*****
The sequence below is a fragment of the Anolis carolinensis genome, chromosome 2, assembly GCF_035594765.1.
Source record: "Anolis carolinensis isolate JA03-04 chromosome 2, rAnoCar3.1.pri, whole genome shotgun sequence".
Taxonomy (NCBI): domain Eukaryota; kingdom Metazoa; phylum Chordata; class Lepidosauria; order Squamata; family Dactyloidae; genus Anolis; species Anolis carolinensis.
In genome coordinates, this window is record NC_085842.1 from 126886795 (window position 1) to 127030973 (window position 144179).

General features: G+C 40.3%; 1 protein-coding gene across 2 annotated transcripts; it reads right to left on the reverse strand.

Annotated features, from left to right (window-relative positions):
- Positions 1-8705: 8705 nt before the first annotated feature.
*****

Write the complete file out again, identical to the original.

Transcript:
The sequence below is a fragment of the Anolis carolinensis genome, chromosome 2, assembly GCF_035594765.1.
Source record: "Anolis carolinensis isolate JA03-04 chromosome 2, rAnoCar3.1.pri, whole genome shotgun sequence".
Taxonomy (NCBI): domain Eukaryota; kingdom Metazoa; phylum Chordata; class Lepidosauria; order Squamata; family Dactyloidae; genus Anolis; species Anolis carolinensis.
In genome coordinates, this window is record NC_085842.1 from 126886795 (window position 1) to 127030973 (window position 144179).

General features: G+C 40.3%; 1 protein-coding gene across 2 annotated transcripts; it reads right to left on the reverse strand.

Annotated features, from left to right (window-relative positions):
- Positions 1-8705: 8705 nt before the first annotated feature.